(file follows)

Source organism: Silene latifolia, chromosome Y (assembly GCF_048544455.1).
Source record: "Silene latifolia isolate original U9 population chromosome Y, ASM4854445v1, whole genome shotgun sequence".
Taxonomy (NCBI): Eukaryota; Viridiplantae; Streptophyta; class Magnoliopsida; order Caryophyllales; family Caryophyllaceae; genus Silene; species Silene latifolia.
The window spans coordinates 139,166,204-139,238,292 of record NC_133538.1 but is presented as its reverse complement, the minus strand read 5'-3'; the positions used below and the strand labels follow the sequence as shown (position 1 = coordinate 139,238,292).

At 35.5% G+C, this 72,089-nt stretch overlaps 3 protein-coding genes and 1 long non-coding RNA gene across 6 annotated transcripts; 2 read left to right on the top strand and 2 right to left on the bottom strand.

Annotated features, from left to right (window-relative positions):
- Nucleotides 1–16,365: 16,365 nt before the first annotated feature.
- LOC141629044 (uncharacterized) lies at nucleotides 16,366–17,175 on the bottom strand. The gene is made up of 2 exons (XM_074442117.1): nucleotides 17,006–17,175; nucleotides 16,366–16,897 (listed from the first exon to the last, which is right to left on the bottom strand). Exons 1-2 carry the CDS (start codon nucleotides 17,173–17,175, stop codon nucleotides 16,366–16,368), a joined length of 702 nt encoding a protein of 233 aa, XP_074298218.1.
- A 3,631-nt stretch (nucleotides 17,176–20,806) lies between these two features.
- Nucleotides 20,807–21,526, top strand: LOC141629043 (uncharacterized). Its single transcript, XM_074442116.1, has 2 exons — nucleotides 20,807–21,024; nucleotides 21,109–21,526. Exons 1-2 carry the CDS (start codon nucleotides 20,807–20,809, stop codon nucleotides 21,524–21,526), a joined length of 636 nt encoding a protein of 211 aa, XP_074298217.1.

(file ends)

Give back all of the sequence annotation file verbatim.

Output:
Source organism: Silene latifolia, chromosome Y (assembly GCF_048544455.1).
Source record: "Silene latifolia isolate original U9 population chromosome Y, ASM4854445v1, whole genome shotgun sequence".
Taxonomy (NCBI): Eukaryota; Viridiplantae; Streptophyta; class Magnoliopsida; order Caryophyllales; family Caryophyllaceae; genus Silene; species Silene latifolia.
The window spans coordinates 139,166,204-139,238,292 of record NC_133538.1 but is presented as its reverse complement, the minus strand read 5'-3'; the positions used below and the strand labels follow the sequence as shown (position 1 = coordinate 139,238,292).

At 35.5% G+C, this 72,089-nt stretch overlaps 3 protein-coding genes and 1 long non-coding RNA gene across 6 annotated transcripts; 2 read left to right on the top strand and 2 right to left on the bottom strand.

Annotated features, from left to right (window-relative positions):
- Nucleotides 1–16,365: 16,365 nt before the first annotated feature.
- LOC141629044 (uncharacterized) lies at nucleotides 16,366–17,175 on the bottom strand. The gene is made up of 2 exons (XM_074442117.1): nucleotides 17,006–17,175; nucleotides 16,366–16,897 (listed from the first exon to the last, which is right to left on the bottom strand). Exons 1-2 carry the CDS (start codon nucleotides 17,173–17,175, stop codon nucleotides 16,366–16,368), a joined length of 702 nt encoding a protein of 233 aa, XP_074298218.1.
- A 3,631-nt stretch (nucleotides 17,176–20,806) lies between these two features.
- Nucleotides 20,807–21,526, top strand: LOC141629043 (uncharacterized). Its single transcript, XM_074442116.1, has 2 exons — nucleotides 20,807–21,024; nucleotides 21,109–21,526. Exons 1-2 carry the CDS (start codon nucleotides 20,807–20,809, stop codon nucleotides 21,524–21,526), a joined length of 636 nt encoding a protein of 211 aa, XP_074298217.1.